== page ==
John MollerUnited States
Recently I had the opportunity to play a fairly new game called The Impossible Machine. I’ve looked at this card game before, but I’ve skipped trying it for reasons that…well, it was never really just trying it. Mostly the consideration has always been to buy it. I tend to not want to buy games before playing them anymore. Call me old fashioned. …so, Until I had a chance to play it I was not going to buy it.
Good news for the publisher Glow Fly Games and the Brothers Knudson who designed the game, now that I’ve played it I’ll be picking it up. Both my girlfriend and I, as well as the store clerk who experienced the game with us for the first time, enjoyed the game.
I have only a passing understanding of who Rube Goldberg really was. I’ve seen plenty of cartoon and media references to his work. We’ve all seen the game Mousetrap. If you’ve ever come across an incomprehensible mesh of parts and labor that performs the most simplistic (or strangely mundane) task with the maximum force and in the most round-about way, then you are most likely familiar with Rube Goldberg’s work too. Now, you get to recreate it in convenient card game form. Ain’t that just swell?
Everyone gets their own deck of parts. Presumably everyone’s deck is the same, they’re just shuffled so the parts will come up randomly. This is an important aspect for me. Once you are familiar with the deck make-up, the level of knowledge involved ins right up my ally. I’d almost go on to say that there’s a level of deck manipulation to the game, but that thought and gambit come at substantial risk.
Each turn you play up to three cards. You’re adding parts to a communal machine. They can add to the front, back or inserted between two existing parts as long as the inputs and outputs match. Some cards split the path of the machine, allowing more choices and possibilities. The more parts of your color you can get into the machine, the better off you are.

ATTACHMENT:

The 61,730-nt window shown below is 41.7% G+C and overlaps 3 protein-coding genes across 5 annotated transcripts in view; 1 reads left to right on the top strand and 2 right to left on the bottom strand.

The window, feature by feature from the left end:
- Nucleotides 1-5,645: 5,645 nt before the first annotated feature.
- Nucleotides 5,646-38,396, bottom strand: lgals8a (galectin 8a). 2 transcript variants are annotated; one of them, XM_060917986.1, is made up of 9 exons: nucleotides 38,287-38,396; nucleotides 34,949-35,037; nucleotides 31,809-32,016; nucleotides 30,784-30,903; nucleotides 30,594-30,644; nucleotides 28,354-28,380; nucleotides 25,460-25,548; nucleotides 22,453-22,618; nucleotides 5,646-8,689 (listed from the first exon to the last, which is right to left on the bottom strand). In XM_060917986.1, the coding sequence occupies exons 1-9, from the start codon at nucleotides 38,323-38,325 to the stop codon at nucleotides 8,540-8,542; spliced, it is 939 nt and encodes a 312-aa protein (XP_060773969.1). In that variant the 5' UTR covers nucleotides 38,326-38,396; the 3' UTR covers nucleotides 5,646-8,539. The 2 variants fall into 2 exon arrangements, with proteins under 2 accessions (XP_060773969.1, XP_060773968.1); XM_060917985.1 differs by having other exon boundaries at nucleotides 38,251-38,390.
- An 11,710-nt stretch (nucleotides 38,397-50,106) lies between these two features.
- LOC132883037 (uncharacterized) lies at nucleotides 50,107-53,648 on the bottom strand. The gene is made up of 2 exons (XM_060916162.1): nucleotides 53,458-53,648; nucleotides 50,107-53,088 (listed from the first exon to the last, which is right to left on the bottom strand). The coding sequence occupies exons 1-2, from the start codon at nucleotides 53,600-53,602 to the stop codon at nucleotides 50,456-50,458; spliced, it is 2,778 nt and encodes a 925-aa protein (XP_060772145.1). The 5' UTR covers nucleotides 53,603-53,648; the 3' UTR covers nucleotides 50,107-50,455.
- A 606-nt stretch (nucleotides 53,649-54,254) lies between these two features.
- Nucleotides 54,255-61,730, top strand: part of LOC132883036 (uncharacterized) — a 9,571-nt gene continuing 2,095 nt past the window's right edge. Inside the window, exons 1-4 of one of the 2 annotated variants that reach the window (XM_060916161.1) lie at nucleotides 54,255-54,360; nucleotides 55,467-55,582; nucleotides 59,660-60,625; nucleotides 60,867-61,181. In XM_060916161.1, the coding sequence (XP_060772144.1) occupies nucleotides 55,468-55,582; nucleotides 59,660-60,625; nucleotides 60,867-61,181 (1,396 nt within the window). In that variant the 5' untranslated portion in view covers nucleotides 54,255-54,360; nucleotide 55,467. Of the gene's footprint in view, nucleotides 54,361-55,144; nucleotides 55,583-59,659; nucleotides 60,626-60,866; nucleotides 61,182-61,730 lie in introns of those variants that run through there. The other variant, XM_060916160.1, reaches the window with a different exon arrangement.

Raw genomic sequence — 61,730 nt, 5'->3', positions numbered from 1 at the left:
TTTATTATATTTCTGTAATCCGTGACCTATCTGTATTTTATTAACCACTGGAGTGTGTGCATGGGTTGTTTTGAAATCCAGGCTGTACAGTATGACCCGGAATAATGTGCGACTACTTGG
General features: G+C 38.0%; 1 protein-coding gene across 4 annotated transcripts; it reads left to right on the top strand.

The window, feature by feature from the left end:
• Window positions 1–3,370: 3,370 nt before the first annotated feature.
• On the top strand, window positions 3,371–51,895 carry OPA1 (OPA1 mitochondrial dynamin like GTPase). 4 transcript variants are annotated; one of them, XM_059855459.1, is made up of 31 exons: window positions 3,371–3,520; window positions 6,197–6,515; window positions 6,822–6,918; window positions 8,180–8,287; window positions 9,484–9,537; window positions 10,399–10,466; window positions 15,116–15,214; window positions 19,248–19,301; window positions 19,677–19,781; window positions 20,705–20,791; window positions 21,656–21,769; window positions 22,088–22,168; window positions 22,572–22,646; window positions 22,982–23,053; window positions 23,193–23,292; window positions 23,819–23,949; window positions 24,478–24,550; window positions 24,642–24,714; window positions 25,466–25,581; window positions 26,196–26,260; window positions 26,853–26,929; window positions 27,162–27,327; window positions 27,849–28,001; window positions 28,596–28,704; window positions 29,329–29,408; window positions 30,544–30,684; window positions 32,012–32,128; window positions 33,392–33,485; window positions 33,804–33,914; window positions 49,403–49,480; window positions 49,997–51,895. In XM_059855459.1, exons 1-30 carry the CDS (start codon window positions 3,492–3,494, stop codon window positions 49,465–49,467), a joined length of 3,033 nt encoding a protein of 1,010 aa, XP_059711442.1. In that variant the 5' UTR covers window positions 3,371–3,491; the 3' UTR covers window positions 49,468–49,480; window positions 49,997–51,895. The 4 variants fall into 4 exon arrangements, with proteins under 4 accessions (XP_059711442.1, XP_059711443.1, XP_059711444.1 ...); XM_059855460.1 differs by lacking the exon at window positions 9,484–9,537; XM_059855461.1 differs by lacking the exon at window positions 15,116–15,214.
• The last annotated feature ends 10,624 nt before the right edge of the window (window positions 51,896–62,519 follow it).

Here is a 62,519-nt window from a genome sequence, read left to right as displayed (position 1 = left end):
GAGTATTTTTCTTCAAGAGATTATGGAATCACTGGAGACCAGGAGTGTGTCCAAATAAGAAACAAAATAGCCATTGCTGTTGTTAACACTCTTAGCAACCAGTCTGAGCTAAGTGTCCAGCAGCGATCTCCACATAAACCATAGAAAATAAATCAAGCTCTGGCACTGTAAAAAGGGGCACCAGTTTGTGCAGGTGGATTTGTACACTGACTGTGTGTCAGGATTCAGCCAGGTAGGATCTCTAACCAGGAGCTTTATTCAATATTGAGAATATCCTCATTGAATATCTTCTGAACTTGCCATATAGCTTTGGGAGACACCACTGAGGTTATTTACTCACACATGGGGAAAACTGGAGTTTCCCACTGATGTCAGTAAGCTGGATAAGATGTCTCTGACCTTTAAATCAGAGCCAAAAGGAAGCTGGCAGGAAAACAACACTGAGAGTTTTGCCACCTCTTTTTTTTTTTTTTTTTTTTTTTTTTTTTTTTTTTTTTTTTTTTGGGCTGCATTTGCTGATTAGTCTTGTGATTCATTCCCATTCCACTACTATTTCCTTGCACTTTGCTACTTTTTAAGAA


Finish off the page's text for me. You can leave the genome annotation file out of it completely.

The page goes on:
Once a player places a Catalyst, however, the game is on. The machine will spring to life and in a matter of turns all the bowling balls, springs, boots on fishing wire and shocked squirrels will flip (three rows per turn) and complete the machine’s task (whatever that is.)
When three machines are completed the game is over, you count up the scores (used parts are 1 point and catalysts are worth 2.) The player with the highest score wins.
There are cards which allow you to erase other cards, and that’s a great way to get your part into the machine where someone else’s is. Remember, you both have the same cards in your deck. An erased (eradicated) card is removed from the game entirely.
You don’t discard to a discard pile, you add them to the bottom of your draw deck. It’s not unheard of in a game, but it’s rare to do it that way. It’s cool though. I like it. Again, it’s part of that knowledge thing, if you can cycle through enough cards you can see your entire deck by the end of the game. We almost did in the game we played.
Once we got the hang of it, The Impossible Machine moved quickly. We had a good deal of fun with it. It’s not meaty or deep, but it’s a cute little filler game. Easily teachable, understandable and light enough to work with most groups and many age ranges.
In the end our scores were pretty close, I think it was 8 points between the lowest score and the highest score. That’s pretty good for three gamers with diverse levels of gaming experience. The great news is that it wasn’t completely based on luck. Yes, there is luck. You’re dealing with shuffled decks so you can end up with a hand of cards that aren’t all that useful for you. The great news is there are rarely turns where you can do absolutely nothing. The game doesn’t rely on card text, but a series of symbols, you’ll almost always be able to find something to do, and if not your next turn might be stronger because of it. You have the same probability of having a bad hand in this game as your opponents and we saw that. The trick is using it to your advantage.
Is the game interactive? Well, you may not get to interact when it’s not your turn, but your cards will definitely interact with your opponents. It’s inevitable and it’s the meat of the game. You’re building something gloriously awkward together. You may be scoring individually, but make no mistake, you are building the machine as unit. That’s a driving force, let it build, because small machines will be your downfall, but don’t make it so large your opponents will get too many chances to eradicate your cards or you match you on points. It’s all in the timing.
Falling lunchboxes aside, The Impossible Machine is a neat little game that I’m glad I finally had a chance to play.